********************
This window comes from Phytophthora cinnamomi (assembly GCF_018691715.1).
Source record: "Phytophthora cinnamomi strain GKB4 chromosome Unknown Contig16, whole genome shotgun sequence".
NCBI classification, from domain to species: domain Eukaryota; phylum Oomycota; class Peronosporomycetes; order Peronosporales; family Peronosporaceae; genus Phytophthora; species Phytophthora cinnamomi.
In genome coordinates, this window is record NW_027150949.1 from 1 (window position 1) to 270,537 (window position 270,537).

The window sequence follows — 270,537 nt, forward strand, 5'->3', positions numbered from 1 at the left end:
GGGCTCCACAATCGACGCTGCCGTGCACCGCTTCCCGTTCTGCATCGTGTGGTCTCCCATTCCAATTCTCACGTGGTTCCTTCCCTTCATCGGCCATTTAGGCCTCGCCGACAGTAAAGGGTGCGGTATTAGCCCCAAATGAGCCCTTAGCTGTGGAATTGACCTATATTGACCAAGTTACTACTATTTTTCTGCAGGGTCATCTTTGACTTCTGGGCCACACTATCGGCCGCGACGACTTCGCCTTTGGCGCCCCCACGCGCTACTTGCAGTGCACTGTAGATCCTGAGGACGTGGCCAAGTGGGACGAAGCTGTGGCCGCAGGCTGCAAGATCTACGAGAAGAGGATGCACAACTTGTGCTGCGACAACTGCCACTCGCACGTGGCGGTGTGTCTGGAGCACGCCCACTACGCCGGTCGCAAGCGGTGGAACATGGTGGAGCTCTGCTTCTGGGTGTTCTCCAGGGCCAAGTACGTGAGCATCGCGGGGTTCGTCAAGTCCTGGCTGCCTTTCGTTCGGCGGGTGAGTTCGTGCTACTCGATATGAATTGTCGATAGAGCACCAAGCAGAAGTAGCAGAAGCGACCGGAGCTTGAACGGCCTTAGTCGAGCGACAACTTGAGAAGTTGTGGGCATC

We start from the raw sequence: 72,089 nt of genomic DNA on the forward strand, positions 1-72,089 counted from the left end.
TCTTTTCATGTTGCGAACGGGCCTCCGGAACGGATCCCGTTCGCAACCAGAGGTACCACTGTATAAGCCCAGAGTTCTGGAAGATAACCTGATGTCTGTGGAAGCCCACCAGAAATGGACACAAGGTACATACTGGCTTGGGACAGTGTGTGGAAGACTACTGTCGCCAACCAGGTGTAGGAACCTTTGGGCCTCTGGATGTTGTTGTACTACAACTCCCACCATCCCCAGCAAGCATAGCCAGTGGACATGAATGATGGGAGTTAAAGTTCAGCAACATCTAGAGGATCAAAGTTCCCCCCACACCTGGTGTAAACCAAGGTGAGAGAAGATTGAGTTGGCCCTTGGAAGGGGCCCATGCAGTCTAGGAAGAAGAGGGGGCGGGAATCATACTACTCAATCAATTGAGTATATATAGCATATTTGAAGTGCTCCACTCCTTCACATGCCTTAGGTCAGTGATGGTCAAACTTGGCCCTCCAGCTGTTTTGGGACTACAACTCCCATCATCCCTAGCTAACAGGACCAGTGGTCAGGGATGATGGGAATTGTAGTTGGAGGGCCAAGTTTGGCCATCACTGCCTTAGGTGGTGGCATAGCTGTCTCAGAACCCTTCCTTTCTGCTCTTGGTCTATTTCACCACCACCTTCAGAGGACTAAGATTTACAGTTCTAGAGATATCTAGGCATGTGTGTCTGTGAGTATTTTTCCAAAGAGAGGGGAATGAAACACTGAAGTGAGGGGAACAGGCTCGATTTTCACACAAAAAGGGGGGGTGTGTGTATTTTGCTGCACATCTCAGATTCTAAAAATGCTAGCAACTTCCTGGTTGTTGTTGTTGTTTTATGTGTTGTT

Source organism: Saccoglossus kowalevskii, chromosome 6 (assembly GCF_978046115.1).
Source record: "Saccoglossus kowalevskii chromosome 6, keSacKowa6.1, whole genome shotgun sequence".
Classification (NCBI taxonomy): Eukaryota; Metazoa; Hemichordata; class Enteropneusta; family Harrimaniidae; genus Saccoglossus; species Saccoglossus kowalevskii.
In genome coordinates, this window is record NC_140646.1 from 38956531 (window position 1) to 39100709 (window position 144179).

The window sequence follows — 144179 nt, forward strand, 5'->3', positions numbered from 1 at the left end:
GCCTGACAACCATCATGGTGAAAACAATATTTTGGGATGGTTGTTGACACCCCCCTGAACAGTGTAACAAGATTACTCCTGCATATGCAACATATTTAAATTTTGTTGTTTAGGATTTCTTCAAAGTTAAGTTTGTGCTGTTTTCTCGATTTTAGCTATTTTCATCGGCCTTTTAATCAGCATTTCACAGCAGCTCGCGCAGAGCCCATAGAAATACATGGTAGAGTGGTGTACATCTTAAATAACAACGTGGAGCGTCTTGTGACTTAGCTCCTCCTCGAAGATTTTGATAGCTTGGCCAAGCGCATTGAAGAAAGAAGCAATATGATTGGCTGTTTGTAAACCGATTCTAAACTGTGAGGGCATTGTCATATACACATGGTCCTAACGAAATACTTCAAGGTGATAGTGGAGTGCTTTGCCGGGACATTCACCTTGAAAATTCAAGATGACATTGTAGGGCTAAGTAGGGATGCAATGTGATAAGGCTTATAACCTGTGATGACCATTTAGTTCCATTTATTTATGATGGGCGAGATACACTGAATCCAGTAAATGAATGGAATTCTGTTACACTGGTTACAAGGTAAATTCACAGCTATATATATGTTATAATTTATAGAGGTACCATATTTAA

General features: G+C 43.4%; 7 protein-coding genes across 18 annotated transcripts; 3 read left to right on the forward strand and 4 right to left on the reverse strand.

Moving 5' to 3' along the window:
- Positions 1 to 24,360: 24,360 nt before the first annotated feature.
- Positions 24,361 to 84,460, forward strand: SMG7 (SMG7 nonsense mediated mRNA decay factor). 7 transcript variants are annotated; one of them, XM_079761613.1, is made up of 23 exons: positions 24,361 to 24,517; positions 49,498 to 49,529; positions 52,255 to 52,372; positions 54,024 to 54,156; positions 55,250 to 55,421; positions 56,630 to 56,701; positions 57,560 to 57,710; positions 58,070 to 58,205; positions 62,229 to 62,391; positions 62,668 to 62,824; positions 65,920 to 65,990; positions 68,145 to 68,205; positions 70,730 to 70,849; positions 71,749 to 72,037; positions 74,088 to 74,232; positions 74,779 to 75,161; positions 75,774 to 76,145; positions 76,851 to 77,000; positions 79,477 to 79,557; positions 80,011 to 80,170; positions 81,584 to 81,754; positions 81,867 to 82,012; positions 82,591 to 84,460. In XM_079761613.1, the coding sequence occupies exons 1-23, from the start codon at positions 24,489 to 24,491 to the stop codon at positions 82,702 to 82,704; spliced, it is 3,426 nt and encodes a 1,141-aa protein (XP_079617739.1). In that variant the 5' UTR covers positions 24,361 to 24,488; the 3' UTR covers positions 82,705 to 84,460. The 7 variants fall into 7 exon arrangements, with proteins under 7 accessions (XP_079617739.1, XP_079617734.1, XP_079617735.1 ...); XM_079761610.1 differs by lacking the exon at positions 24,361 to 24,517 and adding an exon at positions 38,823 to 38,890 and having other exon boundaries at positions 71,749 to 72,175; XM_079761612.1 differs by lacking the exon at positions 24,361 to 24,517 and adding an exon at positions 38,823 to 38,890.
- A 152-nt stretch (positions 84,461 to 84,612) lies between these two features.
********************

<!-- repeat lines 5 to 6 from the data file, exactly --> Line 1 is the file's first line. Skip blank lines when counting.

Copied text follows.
The window sequence follows — 270,537 nt, forward strand, 5'->3', positions numbered from 1 at the left end:
GGGCTCCACAATCGACGCTGCCGTGCACCGCTTCCCGTTCTGCATCGTGTGGTCTCCCATTCCAATTCTCACGTGGTTCCTTCCCTTCATCGGCCATTTAGGCCTCGCCGACAGTAAAGGGTGCGGTATTAGCCCCAAATGAGCCCTTAGCTGTGGAATTGACCTATATTGACCAAGTTACTACTATTTTTCTGCAGGGTCATCTTTGACTTCTGGGCCACACTATCGGCCGCGACGACTTCGCCTTTGGCGCCCCCACGCGCTACTTGCAGTGCACTGTAGATCCTGAGGACGTGGCCAAGTGGGACGAAGCTGTGGCCGCAGGCTGCAAGATCTACGAGAAGAGGATGCACAACTTGTGCTGCGACAACTGCCACTCGCACGTGGCGGTGTGTCTGGAGCACGCCCACTACGCCGGTCGCAAGCGGTGGAACATGGTGGAGCTCTGCTTCTGGGTGTTCTCCAGGGCCAAGTACGTGAGCATCGCGGGGTTCGTCAAGTCCTGGCTGCCTTTCGTTCGGCGGGTGAGTTCGTGCTACTCGATATGAATTGTCGATAGAGCACCAAGCAGAAGTAGCAGAAGCGACCGGAGCTTGAACGGCCTTAGTCGAGCGACAACTTGAGAAGTTGTGGGCATC